I’m always happy to promote queer punk YA novels. This one is kind of great; takes place in the year 2000, lets us into the life of high school senior Katherine. Her beloved grandma’s just died, her BFF is ignoring her, her parents are absentee and she’s pretty depressed.
Enter loud, opinionated, gay, straight-edge Marie, who immediately welcomes Katherine into her social circle (girls who start bands and go to punk shows).
It’s a classic YA problem novel in the sense that there’s all kids of drama and mess-ups and there’s kind of a lesson at the end and certain relationships never heal. As an adult reader I was constantly having waves of thankgoodness life’s not like that any more…
There are music references and band interactions that could have been taken out of my personal history. You should check it out.
Don’t be turned off by the weird 1990’s graphic on the front cover. This book will blow your brains straight out of your head, and in a variety of directions (figuratively, of course). I finished this book the other day and I don’t think I’ll be done processing the intricacies of it for a while, still. However, I’m not waiting to post this because I want people to acquire this book and read it soon.
The book begins with a kind of racist white girl who one day turns black after ignorantly saying some racist stuff to her boss. The plot just goes all kinds of places from there; relationships materialize and fall apart, magical things literally or maybe figuratively happen, family histories are explored, there’s a wedding, a death, some transmogrification… All in 212 pages. I don’t know how to describe this writing… but I know that I like it.
If you’re in the USA you can one of the few copies left starting at One Cent on Amazon, or do what I did and borrow a copy from Inter Library Loan. Canadians, Mayr is one of you– so you can get it even easier. No excuses!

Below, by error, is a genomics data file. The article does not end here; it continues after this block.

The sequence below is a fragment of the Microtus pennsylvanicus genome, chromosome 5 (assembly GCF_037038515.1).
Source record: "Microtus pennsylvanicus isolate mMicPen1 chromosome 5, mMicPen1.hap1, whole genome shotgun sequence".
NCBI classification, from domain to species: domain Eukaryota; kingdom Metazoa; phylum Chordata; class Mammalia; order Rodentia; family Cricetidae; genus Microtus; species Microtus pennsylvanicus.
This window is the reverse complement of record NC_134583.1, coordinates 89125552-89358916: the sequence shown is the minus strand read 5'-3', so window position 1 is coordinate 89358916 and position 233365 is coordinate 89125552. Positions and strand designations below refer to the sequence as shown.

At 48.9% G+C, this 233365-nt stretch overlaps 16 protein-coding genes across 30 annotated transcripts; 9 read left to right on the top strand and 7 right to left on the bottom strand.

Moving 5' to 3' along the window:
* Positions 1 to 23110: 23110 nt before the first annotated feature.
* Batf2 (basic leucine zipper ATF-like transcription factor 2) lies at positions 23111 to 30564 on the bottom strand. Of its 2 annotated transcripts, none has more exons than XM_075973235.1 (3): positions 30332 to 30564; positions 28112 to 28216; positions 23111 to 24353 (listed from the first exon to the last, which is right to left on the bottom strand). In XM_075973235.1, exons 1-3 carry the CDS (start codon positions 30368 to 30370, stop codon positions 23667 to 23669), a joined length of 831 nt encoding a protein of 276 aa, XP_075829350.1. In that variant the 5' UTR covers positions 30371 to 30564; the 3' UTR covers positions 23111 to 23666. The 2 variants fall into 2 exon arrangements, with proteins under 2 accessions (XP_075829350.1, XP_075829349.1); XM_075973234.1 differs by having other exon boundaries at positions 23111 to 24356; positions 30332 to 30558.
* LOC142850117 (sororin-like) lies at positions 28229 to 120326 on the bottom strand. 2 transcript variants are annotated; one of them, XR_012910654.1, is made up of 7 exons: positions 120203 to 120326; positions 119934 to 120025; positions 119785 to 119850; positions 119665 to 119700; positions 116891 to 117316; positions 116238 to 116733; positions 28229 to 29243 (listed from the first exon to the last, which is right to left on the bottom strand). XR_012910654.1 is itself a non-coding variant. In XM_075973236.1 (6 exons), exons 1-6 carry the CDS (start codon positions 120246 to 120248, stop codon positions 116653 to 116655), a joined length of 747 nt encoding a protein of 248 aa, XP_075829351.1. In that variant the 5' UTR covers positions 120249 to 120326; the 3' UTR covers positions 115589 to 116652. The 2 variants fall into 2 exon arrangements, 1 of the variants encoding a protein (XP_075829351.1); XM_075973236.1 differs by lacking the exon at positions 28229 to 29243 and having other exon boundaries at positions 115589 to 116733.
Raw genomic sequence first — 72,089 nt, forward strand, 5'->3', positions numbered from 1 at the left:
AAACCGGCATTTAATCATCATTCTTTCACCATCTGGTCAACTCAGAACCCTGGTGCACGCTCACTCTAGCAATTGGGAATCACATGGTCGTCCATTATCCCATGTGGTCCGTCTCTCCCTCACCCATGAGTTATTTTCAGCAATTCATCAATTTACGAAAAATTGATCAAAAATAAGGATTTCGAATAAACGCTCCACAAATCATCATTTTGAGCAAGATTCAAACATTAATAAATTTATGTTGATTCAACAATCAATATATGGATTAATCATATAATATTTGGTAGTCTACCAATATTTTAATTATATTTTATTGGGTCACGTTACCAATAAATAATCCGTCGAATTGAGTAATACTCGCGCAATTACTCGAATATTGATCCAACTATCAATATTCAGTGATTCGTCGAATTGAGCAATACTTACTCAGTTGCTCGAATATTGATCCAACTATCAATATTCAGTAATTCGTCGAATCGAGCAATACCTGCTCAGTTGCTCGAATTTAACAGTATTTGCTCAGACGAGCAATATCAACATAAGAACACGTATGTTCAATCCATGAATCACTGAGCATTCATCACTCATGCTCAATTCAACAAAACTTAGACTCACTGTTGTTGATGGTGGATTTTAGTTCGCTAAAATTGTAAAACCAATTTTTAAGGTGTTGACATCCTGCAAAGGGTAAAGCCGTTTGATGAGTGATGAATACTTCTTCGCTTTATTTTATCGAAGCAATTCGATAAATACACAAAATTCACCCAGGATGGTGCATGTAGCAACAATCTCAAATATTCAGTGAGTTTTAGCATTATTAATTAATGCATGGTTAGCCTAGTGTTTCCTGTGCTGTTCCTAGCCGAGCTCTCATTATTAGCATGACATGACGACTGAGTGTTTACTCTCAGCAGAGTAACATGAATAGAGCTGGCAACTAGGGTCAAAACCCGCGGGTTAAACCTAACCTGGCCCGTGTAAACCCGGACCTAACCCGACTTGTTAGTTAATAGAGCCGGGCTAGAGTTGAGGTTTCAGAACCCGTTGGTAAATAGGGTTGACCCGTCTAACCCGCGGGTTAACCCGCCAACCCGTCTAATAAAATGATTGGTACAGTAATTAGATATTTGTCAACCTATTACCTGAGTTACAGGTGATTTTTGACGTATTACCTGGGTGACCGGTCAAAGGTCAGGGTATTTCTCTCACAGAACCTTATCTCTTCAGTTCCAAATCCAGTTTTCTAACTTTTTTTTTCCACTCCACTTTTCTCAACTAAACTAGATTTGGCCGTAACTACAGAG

(Multiple covers AND titles!)
I found this book during my hunt for queer Canadian literature. The description, quite simply, made it too sound too bizarre to pass up:
Thirteen-year-old Peter Paddington is overweight, the subject of his classmates’ ridicule, and the victim of too many bad movie-of-the-week storylines. When his nipples begin speaking to him one day and inform him of their diabolical plan to expose his secret desires, Peter finds himself cornered in a world that seems to have no tolerance for difference. Peter’s only solace is “The Bedtime Movies” – perfect-world (*copied from the link below)
WorldCat lists the genre as Juvenile Fiction, but I totally disagree. Sure, juveniles could read it, and they might like it, and everything would be ok. But this is kind of a coming of age novel (prominently about being gay), and there is so much delightful dramatic irony! Kids in the junior high age range would totally miss that deliciousness (and they’d miss out on the 1980’s references).
It’s a good little book. The author is really clever, Peter (in his comic innocence) is likable, the story keeps moving with something new every few pages, and the line between fantasy and reality is often transcended, perhaps suggesting that it’s unnecessary for us to try to fit ourselves into other people’s reality.
Find a copy here